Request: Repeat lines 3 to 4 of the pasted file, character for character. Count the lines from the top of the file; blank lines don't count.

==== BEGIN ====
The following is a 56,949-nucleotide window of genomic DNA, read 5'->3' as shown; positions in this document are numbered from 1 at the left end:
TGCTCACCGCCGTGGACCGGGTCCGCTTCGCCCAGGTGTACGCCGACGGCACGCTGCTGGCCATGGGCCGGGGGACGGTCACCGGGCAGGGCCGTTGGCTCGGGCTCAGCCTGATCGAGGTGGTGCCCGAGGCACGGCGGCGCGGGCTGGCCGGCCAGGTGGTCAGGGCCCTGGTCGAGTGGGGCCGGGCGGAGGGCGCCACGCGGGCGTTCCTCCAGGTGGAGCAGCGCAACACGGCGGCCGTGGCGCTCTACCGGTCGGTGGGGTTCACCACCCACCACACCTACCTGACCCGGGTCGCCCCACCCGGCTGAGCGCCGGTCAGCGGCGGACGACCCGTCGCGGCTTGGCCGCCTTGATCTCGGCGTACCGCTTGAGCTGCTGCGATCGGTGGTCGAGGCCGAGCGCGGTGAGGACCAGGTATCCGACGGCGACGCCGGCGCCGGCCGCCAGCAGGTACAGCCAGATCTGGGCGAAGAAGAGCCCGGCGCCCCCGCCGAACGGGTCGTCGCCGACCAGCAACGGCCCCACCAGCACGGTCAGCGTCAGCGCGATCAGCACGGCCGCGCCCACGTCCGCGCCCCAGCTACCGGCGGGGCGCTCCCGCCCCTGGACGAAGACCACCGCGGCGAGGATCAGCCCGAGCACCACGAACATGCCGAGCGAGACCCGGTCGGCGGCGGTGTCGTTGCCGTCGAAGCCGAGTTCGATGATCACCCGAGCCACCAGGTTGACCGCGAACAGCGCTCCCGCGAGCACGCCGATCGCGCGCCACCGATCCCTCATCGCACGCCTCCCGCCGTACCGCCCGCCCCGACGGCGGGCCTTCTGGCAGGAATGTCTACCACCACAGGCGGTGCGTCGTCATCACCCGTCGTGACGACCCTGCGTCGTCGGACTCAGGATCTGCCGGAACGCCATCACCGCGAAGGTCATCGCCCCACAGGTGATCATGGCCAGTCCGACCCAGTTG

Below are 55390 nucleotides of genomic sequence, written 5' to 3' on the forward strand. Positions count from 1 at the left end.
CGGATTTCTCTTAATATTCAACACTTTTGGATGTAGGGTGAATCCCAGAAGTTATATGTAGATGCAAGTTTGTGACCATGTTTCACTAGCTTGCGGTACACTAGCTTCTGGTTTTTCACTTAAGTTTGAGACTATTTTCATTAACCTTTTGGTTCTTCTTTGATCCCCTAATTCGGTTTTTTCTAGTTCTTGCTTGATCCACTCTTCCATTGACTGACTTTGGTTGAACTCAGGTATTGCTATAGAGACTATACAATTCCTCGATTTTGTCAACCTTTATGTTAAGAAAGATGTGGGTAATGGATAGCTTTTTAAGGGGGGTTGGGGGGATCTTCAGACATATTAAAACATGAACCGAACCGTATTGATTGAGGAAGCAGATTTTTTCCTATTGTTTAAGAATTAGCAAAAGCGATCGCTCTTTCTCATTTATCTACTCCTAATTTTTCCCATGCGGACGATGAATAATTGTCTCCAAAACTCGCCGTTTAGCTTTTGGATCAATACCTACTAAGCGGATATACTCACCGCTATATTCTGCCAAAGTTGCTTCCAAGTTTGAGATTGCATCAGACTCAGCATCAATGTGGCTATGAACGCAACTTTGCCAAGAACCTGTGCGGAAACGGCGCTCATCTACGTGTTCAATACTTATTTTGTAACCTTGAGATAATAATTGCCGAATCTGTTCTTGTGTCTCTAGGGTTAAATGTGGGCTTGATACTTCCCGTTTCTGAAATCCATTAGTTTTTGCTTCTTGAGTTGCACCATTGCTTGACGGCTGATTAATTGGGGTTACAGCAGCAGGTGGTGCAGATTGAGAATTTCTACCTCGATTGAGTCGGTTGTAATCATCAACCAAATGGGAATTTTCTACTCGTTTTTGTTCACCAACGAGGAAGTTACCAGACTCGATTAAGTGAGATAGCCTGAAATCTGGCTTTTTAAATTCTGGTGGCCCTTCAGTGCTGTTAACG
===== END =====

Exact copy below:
Below are 55390 nucleotides of genomic sequence, written 5' to 3' on the forward strand. Positions count from 1 at the left end.
CGGATTTCTCTTAATATTCAACACTTTTGGATGTAGGGTGAATCCCAGAAGTTATATGTAGATGCAAGTTTGTGACCATGTTTCACTAGCTTGCGGTACACTAGCTTCTGGTTTTTCACTTAAGTTTGAGACTATTTTCATTAACCTTTTGGTTCTTCTTTGATCCCCTAATTCGGTTTTTTCTAGTTCTTGCTTGATCCACTCTTCCATTGACTGACTTTGGTTGAACTCAGGTATTGCTATAGAGACTATACAATTCCTCGATTTTGTCAACCTTTATGTTAAGAAAGATGTGGGTAATGGATAGCTTTTTAAGGGGGGTTGGGGGGATCTTCAGACATATTAAAACATGAACCGAACCGTATTGATTGAGGAAGCAGATTTTTTCCTATTGTTTAAGAATTAGCAAAAGCGATCGCTCTTTCTCATTTATCTACTCCTAATTTTTCCCATGCGGACGATGAATAATTGTCTCCAAAACTCGCCGTTTAGCTTTTGGATCAATACCTACTAAGCGGATATACTCACCGCTATATTCTGCCAAAGTTGCTTCCAAGTTTGAGATTGCATCAGACTCAGCATCAATGTGGCTATGAACGCAACTTTGCCAAGAACCTGTGCGGAAACGGCGCTCATCTACGTGTTCAATACTTATTTTGTAACCTTGAGATAATAATTGCCGAATCTGTTCTTGTGTCTCTAGGGTTAAATGTGGGCTTGATACTTCCCGTTTCTGAAATCCATTAGTTTTTGCTTCTTGAGTTGCACCATTGCTTGACGGCTGATTAATTGGGGTTACAGCAGCAGGTGGTGCAGATTGAGAATTTCTACCTCGATTGAGTCGGTTGTAATCATCAACCAAATGGGAATTTTCTACTCGTTTTTGTTCACCAACGAGGAAGTTACCAGACTCGATTAAGTGAGATAGCCTGAAATCTGGCTTTTTAAATTCTGGTGGCCCTTCAGTGCTGTTAACG